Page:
Stop in the Name of Pants: Review Haiku

Oh, Georgia, Georgia,
you're so bloody boring now
and yet I can't stop.

Stop in the Name of Pants (Confessions of Georgia Nicolson series) by Louise Rennison. Harper, 2008,


The Adoration of Jenna Fox: Review Haiku

Teen goes Anakin
in troubling look at modern
medical ethics.

The Adoration of Jenna Fox by Mary E. Pearson. Holt, 2008, 272 pages.


My Dad's a Birdman: Review Haiku

Gorgeous nonsense by
English geniuses with a
knack for flighty fun.

My Dad's a Birdman by David Almond, illustrated by Polly Dunbar. Candlewick, 2008, 115 pages.


Allie Finkle's Rules for Girls: Moving Day: Review Haiku

Meet Allie Finkle:
what Meg Cabot sounded like
at nine, more or less.

Allie Finkle's Rules for Girls #1: Moving Day by Meg Cabot. Scholastic, 2008, 228 pages.


Vacation, all I ever wanted

Currently on vacation, reading a lot and trying to stay mostly disconnected. Will post fairly regularly, but I'm pacing myself.


I Shall Not Want: Review Haiku

Clare and Russ at last
get hot under the collar.
Packs a holy punch.

I Shall Not Want by Julia Spencer-Fleming. St. Martin's, 2008, 336 pages.


Lock and Key: Review Haiku

What is family?
The ones who leave, or the ones
you won't leave behind?

Lock and Key by Sarah Dessen. Viking, 2008, 422 pages.


No Talking: Review Haiku

Typical Clements:
Thoughtful kids, complex teachers,
lessons learned at end.

No Talking by Andrew Clements. S&S, 2007, 146 pages.


Staying Fat for Sarah Byrnes: Review Haiku

Crutcher's classic shows
lots of ways to be ugly --
and brave and kind, too.

Staying Fat for Sarah Byrnes by Chris Crutcher. Greenwillow, 1993, 216 pages. #38 on The LIST.


Big Read, Big Books quiz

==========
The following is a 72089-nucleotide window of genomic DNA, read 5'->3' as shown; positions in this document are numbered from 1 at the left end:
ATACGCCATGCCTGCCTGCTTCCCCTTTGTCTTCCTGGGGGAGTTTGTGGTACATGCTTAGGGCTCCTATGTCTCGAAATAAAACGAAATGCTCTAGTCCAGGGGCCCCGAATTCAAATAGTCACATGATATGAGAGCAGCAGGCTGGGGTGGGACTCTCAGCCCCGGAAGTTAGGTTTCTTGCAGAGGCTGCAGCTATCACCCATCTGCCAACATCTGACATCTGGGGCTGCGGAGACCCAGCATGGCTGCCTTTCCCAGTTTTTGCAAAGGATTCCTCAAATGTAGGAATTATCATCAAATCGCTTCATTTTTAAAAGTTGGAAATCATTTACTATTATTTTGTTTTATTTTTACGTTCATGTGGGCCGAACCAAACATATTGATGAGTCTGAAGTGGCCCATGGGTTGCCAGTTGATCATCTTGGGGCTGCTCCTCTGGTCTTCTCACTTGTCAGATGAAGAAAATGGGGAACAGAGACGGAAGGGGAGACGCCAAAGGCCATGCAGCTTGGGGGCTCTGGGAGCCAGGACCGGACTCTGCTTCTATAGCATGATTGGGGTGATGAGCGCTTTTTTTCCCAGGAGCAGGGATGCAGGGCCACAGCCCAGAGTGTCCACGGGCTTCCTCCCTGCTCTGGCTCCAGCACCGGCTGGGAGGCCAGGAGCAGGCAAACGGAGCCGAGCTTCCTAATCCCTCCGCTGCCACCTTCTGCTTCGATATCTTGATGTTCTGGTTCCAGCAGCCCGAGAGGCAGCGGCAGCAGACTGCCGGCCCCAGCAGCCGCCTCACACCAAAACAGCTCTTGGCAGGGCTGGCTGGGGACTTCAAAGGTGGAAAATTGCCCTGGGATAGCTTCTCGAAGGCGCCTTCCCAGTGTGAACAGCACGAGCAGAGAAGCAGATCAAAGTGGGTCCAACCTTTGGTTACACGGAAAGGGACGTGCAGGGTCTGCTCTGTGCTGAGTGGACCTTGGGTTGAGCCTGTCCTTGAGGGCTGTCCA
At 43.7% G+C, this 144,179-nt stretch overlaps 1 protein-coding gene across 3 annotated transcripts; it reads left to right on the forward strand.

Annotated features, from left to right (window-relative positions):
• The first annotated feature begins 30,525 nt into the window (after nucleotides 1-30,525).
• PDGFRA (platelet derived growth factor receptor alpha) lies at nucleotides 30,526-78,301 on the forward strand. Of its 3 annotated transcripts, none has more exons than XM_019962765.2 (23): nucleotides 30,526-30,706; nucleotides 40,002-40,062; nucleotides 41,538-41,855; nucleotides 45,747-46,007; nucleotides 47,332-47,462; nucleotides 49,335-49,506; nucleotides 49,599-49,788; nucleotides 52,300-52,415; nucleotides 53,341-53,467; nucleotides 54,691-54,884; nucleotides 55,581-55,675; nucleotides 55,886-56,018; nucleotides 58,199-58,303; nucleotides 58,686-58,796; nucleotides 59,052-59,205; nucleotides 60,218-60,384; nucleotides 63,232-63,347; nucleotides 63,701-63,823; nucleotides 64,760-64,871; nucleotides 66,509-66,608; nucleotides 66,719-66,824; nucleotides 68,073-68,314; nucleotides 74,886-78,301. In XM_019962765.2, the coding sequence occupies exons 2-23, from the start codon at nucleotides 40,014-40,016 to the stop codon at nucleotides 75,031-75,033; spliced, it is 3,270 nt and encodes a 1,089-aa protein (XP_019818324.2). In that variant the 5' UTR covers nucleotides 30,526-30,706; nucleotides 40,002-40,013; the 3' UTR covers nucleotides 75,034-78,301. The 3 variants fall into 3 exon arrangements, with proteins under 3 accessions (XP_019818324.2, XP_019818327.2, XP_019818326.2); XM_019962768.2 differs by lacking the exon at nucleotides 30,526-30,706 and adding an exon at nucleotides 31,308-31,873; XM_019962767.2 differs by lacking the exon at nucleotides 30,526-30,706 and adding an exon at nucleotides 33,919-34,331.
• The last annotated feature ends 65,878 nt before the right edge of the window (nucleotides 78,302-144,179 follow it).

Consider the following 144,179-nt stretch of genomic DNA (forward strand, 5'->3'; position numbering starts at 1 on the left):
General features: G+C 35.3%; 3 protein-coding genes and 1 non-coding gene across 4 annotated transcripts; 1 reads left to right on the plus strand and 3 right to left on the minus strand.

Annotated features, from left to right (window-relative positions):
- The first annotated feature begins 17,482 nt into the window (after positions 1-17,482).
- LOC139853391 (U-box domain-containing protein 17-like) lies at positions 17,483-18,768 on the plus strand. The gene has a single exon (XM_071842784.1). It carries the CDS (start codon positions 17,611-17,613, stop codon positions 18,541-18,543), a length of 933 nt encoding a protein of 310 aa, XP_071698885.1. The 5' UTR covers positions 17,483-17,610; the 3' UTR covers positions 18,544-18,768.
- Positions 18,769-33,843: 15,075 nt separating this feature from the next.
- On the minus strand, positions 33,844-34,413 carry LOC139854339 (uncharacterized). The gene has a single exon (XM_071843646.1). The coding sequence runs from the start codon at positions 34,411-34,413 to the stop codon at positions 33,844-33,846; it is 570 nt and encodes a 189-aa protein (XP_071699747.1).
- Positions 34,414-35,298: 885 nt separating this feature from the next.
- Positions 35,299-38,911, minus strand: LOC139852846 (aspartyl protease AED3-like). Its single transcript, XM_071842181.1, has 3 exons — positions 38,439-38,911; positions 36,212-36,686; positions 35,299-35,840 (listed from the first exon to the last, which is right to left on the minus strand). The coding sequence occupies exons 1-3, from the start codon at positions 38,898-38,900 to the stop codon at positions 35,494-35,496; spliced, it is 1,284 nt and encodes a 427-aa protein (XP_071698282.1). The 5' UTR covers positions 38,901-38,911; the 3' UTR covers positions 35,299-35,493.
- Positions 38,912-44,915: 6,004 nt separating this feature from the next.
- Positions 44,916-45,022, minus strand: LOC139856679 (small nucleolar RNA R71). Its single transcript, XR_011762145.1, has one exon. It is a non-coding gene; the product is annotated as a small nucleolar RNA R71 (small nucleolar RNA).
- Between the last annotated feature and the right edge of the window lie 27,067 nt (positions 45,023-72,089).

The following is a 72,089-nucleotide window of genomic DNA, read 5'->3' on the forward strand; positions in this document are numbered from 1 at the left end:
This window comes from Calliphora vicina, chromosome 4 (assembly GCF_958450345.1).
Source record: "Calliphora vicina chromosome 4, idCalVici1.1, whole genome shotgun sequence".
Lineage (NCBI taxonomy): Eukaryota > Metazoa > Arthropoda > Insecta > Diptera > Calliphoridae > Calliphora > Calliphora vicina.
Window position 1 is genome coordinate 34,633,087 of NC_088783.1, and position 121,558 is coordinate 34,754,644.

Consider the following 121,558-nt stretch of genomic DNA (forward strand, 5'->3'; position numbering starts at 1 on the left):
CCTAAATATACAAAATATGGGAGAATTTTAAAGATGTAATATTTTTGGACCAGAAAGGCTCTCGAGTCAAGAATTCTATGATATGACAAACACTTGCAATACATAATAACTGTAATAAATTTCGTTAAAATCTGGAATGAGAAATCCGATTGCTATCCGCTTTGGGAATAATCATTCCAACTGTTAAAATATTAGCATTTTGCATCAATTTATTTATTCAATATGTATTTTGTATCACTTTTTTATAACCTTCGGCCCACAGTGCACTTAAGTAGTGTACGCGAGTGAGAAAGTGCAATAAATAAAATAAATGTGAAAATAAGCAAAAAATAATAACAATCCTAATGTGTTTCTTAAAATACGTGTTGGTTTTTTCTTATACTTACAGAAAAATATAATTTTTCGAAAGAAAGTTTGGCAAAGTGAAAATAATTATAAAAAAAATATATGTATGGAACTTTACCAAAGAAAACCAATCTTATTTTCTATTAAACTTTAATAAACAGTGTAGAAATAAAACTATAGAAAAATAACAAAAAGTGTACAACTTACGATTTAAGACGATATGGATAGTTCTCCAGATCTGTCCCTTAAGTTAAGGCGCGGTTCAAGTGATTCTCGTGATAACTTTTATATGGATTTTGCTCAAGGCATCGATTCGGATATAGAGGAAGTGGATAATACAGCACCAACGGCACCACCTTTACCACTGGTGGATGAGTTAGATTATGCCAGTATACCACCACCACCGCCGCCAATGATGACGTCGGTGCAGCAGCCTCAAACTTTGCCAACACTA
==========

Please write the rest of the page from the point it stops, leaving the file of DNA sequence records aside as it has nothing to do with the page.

I have the feeling I've taken this or a very similar quiz before, but as [expletive] United Airlines ruined my plans to go home for my uncle's funeral yesterday (and consequently make a little progress on the reading front along the way), I have nothing new to post. So a tip of the bloggy hat to Sarah Miller, from whom I shamelessly swiped this list.

According to The Big Read, the average adult has only read 6 of the top 100 books on this list. The instructions: Look at the list and:
  • Bold those you have read.
  • Italicize those you intend to read.
  • Underline the books you LOVE.

1. Pride and Prejudice - Jane Austen
2. The Lord of the Rings - J.R.R. Tolkien
3. Jane Eyre - Charlotte Bronte
4. Harry Potter series - J.K. Rowling
5. To Kill a Mockingbird - Harper Lee (Great American Novel #1)
6. The Bible (I actually did read the whole damn thing in college.)
7. Wuthering Heights - Emily Bronte
8. 1984 - George Orwell
9. His Dark Materials - Philip Pullman
10. Great Expectations - Charles Dickens

11. Little Women - Louisa M Alcott
12. Tess of the D'Urbervilles - Thomas Hardy (Most depressing book EVER.)
13. Catch 22 - Joseph Heller
14. Complete Works of Shakespeare (Okay, I have not read Cymbeline or Troilus and Cressida, but pretty much everything else.)